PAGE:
You can do it in one of two ways (assuming your domain registrar provides free DNS services as many do): 1) Update your nameserver information at your registrar and use your VPS nameserver(s); 2) Use your registrar’s DNS (if it provides it) and create A Records for your non-www and www versions of your domain name with the value of the A Record being the IP Address of your VPS. You will also need a MX record as well if you plan to use email. The value of the MX can be your IP address (or you may be able to use your root domain name).
Your domain registrar will have some area where you can update your nameservers. You will have to get the names of your nameservers off your VPS and IP address (or welcome email when you signed up for it) and update your record at the registrar. The names of your nameservers will typically be something like ns1.yourdomain.com and ns2.yourdomain.com and so forth.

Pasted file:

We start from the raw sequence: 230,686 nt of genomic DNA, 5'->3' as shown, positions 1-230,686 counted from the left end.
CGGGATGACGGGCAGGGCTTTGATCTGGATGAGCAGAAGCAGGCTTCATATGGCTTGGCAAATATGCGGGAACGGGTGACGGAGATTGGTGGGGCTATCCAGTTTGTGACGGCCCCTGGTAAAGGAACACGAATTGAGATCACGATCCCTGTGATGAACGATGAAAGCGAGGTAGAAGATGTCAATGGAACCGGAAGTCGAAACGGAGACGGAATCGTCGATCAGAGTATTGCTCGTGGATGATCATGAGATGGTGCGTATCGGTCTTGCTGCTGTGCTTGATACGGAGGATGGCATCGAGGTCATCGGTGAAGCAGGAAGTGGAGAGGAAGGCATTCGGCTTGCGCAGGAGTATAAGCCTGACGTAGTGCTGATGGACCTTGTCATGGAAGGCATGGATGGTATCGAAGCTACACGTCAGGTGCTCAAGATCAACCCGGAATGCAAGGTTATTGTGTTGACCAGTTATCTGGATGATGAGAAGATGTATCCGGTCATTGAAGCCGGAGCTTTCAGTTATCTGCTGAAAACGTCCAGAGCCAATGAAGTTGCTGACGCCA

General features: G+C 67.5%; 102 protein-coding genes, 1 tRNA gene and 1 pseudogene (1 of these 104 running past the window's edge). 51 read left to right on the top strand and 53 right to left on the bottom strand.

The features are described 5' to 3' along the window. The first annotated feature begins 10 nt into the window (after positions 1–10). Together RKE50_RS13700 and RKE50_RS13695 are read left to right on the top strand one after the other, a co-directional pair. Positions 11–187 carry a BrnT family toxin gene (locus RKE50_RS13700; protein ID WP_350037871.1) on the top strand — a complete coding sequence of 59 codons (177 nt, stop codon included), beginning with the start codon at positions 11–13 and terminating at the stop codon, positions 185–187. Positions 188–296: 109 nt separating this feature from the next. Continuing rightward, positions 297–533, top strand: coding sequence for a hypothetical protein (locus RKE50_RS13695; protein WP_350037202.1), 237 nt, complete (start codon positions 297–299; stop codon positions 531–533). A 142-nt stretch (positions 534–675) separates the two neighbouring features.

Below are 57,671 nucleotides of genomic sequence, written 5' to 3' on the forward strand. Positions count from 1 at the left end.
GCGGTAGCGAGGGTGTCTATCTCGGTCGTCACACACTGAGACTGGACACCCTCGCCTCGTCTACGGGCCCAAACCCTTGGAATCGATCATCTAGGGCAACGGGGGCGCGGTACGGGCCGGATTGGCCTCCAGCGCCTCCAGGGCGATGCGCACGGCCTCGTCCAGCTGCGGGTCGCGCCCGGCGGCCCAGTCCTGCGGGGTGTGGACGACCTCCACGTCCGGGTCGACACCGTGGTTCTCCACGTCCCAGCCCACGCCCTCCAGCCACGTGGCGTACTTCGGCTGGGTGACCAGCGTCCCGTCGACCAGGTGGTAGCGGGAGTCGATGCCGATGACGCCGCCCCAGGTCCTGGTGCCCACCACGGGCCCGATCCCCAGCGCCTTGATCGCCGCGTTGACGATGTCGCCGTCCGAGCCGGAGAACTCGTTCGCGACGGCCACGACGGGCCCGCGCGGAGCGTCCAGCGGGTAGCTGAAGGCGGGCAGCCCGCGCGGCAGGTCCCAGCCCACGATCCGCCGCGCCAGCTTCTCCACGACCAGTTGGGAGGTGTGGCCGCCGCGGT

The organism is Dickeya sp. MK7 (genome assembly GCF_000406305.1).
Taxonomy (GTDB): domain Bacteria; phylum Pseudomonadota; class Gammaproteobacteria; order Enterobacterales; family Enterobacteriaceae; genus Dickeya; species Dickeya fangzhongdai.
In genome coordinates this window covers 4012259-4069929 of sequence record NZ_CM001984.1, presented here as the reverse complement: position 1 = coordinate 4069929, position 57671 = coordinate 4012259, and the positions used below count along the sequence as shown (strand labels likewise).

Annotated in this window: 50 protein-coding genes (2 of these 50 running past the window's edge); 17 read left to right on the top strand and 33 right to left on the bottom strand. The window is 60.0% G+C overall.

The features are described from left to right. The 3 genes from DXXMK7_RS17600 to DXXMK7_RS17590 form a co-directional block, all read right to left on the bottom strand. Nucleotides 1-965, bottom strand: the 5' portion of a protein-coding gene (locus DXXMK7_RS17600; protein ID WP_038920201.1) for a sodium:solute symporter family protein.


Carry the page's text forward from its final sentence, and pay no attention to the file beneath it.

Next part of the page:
The downside to this is you have your nameserver on your web server, so if your web server goes down, you cannot point your DNS to any other place and will have to wait for propagation to occur.
If you use your registrar’s DNS, you will have more flexibility because if your web server ever goes down, you can change your A Records and point visitors to another IP address without concern for propagation time (which can take a few hours). If you have a high traffic web site, your registrar may not allow you to use their DNS if they provide it. So that is a consideration.
If you are using something like cPanel, it will manage your DNS server for you should you use your own. If you are using anything else, I have no idea what to do.